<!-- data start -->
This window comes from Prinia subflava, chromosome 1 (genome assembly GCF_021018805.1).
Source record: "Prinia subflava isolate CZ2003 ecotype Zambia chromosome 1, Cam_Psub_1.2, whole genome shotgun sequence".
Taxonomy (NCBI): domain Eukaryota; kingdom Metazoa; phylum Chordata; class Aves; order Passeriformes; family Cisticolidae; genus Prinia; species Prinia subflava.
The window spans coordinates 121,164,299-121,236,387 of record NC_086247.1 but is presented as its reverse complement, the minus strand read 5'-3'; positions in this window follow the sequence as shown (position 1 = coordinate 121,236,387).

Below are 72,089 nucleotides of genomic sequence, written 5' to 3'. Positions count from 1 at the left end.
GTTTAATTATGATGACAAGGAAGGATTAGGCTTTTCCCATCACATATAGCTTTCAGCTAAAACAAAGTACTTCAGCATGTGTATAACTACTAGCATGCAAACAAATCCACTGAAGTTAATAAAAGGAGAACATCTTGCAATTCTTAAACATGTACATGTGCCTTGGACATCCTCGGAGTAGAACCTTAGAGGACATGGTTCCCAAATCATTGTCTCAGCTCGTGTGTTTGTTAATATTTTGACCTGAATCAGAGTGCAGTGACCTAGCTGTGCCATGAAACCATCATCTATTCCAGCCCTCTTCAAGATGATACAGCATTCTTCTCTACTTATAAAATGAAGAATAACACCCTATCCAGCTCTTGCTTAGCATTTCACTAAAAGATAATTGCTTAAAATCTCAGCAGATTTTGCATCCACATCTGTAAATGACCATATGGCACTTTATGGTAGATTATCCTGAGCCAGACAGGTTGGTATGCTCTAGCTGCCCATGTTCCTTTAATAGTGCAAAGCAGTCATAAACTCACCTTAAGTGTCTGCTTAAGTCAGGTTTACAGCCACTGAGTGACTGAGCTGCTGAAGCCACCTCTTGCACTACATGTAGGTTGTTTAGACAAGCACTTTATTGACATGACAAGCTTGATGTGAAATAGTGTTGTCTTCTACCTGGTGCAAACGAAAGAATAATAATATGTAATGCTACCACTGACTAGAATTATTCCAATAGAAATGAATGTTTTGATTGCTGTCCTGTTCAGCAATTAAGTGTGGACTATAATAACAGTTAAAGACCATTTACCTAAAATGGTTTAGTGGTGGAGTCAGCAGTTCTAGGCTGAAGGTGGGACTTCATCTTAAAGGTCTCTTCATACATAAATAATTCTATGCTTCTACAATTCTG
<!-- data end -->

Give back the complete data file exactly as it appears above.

This window comes from Prinia subflava, chromosome 1 (genome assembly GCF_021018805.1).
Source record: "Prinia subflava isolate CZ2003 ecotype Zambia chromosome 1, Cam_Psub_1.2, whole genome shotgun sequence".
Taxonomy (NCBI): domain Eukaryota; kingdom Metazoa; phylum Chordata; class Aves; order Passeriformes; family Cisticolidae; genus Prinia; species Prinia subflava.
The window spans coordinates 121,164,299-121,236,387 of record NC_086247.1 but is presented as its reverse complement, the minus strand read 5'-3'; positions in this window follow the sequence as shown (position 1 = coordinate 121,236,387).

Below are 72,089 nucleotides of genomic sequence, written 5' to 3'. Positions count from 1 at the left end.
GTTTAATTATGATGACAAGGAAGGATTAGGCTTTTCCCATCACATATAGCTTTCAGCTAAAACAAAGTACTTCAGCATGTGTATAACTACTAGCATGCAAACAAATCCACTGAAGTTAATAAAAGGAGAACATCTTGCAATTCTTAAACATGTACATGTGCCTTGGACATCCTCGGAGTAGAACCTTAGAGGACATGGTTCCCAAATCATTGTCTCAGCTCGTGTGTTTGTTAATATTTTGACCTGAATCAGAGTGCAGTGACCTAGCTGTGCCATGAAACCATCATCTATTCCAGCCCTCTTCAAGATGATACAGCATTCTTCTCTACTTATAAAATGAAGAATAACACCCTATCCAGCTCTTGCTTAGCATTTCACTAAAAGATAATTGCTTAAAATCTCAGCAGATTTTGCATCCACATCTGTAAATGACCATATGGCACTTTATGGTAGATTATCCTGAGCCAGACAGGTTGGTATGCTCTAGCTGCCCATGTTCCTTTAATAGTGCAAAGCAGTCATAAACTCACCTTAAGTGTCTGCTTAAGTCAGGTTTACAGCCACTGAGTGACTGAGCTGCTGAAGCCACCTCTTGCACTACATGTAGGTTGTTTAGACAAGCACTTTATTGACATGACAAGCTTGATGTGAAATAGTGTTGTCTTCTACCTGGTGCAAACGAAAGAATAATAATATGTAATGCTACCACTGACTAGAATTATTCCAATAGAAATGAATGTTTTGATTGCTGTCCTGTTCAGCAATTAAGTGTGGACTATAATAACAGTTAAAGACCATTTACCTAAAATGGTTTAGTGGTGGAGTCAGCAGTTCTAGGCTGAAGGTGGGACTTCATCTTAAAGGTCTCTTCATACATAAATAATTCTATGCTTCTACAATTCTG